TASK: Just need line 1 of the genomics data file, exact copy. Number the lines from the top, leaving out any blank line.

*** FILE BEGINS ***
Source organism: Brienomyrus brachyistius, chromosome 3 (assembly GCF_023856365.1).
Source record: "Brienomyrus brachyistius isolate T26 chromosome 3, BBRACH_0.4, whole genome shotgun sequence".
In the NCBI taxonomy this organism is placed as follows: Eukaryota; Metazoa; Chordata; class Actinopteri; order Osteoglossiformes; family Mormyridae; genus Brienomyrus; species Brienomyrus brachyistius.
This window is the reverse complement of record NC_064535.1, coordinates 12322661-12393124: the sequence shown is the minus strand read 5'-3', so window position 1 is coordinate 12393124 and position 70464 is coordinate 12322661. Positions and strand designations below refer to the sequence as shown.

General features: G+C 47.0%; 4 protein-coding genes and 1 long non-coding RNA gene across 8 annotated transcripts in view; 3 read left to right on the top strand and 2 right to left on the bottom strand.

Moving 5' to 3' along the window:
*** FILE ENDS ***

Source organism: Brienomyrus brachyistius, chromosome 3 (assembly GCF_023856365.1).